What makes orphans in Kigali, Rwanda, non-adherent to antiretroviral therapy? Perspectives of their caregivers.

Kikuchi K, Poudel KC, Muganda J, Sato T, Mutabazi V, Muhayimpundu R, Majyambere A, Nyonsenga SP, Sase E, Jimba M - J Int AIDS Soc (2014)

Flowchart summarizing participant inclusion and categories.
© Copyright Policy - open-access
Related In: Results  -  Collection

License
Show All Figures
getmorefigures.php?uid=PMC4256520&req=5

Figure 0001: Flowchart summarizing participant inclusion and categories.
Mentions: The 365 potential FGD participants were classified as adherent or non-adherent, based on the results of our survey. Adherence was measured by pill count, which was previously announced. According to the World Health Organization (WHO) guideline for adherence, a child taking less than 85% of the monthly prescribed pills was considered non-adherent, 85% was poor adherence, and an 85% or higher adherence rate was the minimum level to achieve HIV suppression and the clinical benefits of ART [27]. Caregivers were classified into four categories, corresponding to their child's orphan status: double orphan, paternal orphan, maternal orphan and non-orphan. We arranged two FGDs for each of the eight categories (16 FGDs) with two groups each of adherent and non-adherent caregivers composed of a mix of orphan categories (four FGDs). Two FGDs were organized for each category because two was the minimum number of groups needed to obtain different views of the same category's participants [21]. We could form only one FGD for caregivers of adherent maternal orphans due to the lack of eligible participants (Figure 1).

Bottom Line: The study found several contextual factors that influenced non-adherence: among double orphans, there was psychological distance between the caregivers and children, whereas economic burden was the primary issue among paternal orphans.In this qualitative study, we identified the orphan-related contextual factors that influenced ART adherence.Understanding the social context is important in dealing with the challenges to ART adherence among HIV-positive children.

View Article: PubMed Central - PubMed

Affiliation: Department of Community and Global Health, Graduate School of Medicine, The University of Tokyo, Tokyo, Japan.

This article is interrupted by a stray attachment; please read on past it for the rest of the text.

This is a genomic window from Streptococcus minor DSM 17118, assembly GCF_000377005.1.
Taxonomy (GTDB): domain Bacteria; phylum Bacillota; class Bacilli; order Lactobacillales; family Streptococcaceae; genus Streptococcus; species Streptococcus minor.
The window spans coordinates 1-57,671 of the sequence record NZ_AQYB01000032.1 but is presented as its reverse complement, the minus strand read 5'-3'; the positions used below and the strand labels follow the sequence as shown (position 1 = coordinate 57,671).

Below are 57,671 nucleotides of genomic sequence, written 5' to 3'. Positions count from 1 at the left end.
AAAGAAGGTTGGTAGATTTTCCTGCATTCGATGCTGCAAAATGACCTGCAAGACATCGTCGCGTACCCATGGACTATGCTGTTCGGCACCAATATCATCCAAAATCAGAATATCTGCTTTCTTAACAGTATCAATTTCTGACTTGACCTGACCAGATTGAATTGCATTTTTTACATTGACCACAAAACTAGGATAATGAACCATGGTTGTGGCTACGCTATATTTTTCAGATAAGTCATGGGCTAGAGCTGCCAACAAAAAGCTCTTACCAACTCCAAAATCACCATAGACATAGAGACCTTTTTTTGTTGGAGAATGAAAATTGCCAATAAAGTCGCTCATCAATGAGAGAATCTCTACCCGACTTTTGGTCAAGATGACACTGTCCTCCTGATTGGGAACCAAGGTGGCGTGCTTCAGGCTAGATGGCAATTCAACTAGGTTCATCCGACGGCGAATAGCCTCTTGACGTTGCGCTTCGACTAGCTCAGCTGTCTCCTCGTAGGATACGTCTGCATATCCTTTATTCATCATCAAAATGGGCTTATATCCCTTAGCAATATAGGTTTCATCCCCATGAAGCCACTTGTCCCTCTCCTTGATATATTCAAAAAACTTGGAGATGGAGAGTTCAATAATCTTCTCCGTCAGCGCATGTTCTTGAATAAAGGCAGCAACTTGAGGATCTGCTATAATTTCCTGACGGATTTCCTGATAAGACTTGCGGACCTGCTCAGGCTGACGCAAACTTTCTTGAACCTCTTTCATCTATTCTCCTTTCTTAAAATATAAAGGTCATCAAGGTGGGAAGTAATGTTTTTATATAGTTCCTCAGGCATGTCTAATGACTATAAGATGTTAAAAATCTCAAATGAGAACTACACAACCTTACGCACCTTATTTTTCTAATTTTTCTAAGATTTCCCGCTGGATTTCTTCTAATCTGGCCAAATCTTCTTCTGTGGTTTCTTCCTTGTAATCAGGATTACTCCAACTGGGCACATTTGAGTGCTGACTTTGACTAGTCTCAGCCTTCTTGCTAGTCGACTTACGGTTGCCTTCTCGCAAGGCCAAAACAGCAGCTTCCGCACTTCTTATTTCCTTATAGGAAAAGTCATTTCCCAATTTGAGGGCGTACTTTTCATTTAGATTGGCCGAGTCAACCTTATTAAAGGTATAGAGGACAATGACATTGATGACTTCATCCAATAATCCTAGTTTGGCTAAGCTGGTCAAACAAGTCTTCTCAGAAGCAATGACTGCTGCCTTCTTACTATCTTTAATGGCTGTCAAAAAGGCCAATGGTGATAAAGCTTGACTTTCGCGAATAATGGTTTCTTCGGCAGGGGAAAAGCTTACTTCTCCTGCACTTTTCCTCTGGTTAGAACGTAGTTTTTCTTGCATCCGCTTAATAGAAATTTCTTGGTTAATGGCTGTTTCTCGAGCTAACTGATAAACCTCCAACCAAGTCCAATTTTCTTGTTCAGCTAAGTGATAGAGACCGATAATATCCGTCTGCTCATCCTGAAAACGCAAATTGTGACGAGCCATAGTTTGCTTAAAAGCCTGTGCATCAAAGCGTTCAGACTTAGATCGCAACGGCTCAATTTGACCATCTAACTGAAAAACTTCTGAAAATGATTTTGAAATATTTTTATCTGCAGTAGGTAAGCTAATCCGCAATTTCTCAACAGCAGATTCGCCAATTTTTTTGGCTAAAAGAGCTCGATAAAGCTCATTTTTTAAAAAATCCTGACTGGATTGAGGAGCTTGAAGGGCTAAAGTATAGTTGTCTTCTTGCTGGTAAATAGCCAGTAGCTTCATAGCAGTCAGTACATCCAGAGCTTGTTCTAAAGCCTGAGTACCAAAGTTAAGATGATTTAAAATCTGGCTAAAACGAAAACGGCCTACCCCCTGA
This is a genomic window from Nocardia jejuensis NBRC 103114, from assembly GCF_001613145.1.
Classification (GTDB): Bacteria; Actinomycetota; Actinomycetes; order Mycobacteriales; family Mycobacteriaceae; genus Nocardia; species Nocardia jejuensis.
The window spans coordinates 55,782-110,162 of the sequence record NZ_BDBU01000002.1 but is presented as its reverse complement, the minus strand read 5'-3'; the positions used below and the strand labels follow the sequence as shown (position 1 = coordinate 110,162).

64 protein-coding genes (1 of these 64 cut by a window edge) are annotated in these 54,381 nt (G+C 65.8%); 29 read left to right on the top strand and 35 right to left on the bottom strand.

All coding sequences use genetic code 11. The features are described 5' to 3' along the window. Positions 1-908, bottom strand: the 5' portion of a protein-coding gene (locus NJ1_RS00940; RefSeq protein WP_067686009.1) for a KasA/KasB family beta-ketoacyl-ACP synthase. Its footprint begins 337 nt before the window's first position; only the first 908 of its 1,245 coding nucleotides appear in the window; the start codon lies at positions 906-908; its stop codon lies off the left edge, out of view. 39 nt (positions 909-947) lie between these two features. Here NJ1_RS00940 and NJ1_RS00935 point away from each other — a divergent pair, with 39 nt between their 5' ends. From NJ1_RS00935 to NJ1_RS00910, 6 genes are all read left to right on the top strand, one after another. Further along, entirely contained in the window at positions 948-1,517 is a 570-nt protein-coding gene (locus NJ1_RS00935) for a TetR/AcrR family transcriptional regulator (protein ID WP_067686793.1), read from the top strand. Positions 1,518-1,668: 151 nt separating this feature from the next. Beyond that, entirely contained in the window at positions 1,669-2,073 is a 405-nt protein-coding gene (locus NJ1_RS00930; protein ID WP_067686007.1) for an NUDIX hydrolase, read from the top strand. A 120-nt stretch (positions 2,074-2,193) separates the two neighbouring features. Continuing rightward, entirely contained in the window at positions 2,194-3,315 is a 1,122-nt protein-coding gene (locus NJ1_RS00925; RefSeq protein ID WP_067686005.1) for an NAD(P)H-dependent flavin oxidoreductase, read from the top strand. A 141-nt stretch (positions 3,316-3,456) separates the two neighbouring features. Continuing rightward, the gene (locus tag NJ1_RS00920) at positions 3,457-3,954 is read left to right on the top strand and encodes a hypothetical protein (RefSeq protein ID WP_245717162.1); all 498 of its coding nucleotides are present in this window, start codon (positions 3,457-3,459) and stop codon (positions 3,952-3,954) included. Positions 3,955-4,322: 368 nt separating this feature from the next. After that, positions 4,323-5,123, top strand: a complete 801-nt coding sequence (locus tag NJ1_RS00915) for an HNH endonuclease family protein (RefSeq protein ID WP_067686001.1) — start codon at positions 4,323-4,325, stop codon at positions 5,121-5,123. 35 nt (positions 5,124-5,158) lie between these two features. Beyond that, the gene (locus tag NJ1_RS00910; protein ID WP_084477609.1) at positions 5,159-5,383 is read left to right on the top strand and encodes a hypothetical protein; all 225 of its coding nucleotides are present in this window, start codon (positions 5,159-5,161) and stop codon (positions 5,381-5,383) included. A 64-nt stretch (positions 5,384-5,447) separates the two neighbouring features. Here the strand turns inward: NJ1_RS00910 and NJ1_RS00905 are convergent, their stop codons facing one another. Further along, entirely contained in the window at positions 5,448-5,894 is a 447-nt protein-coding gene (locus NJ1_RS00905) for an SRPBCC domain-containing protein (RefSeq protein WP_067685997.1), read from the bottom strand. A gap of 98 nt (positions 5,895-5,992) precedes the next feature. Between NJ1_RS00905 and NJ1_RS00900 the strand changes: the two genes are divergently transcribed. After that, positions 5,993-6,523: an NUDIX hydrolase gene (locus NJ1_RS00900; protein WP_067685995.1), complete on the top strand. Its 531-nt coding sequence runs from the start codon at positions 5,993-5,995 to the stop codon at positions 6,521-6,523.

ABSTRACT

Introduction: Every year, approximately 260,000 children are infected with HIV in low- and middle-income countries. The timely initiation and high level of maintenance of antiretroviral therapy (ART) are crucial to reducing the suffering of HIV-positive children. We need to develop a better understanding of the background of children's ART non-adherence because it is not well understood. The purpose of this study is to explore the background related to ART non-adherence, specifically in relation to the orphan status of children in Kigali, Rwanda.

Methods: We conducted 19 focus group discussions with a total of 121 caregivers of HIV-positive children in Kigali. The primary data for analysis were verbatim transcripts and socio-demographic data. A content analysis was performed for qualitative data analysis and interpretation.

Results: The study found several contextual factors that influenced non-adherence: among double orphans, there was psychological distance between the caregivers and children, whereas economic burden was the primary issue among paternal orphans. The factors promoting adherence also were unique to each orphan status, such as the positive attitude about disclosing serostatus to the child by double orphans' caregivers, and feelings of guilt about the child's condition among non-orphaned caregivers.

Conclusions: Knowledge of orphan status is essential to elucidate the factors influencing ART adherence among HIV-positive children. In this qualitative study, we identified the orphan-related contextual factors that influenced ART adherence. Understanding the social context is important in dealing with the challenges to ART adherence among HIV-positive children.

Show MeSH
Related in: MedlinePlus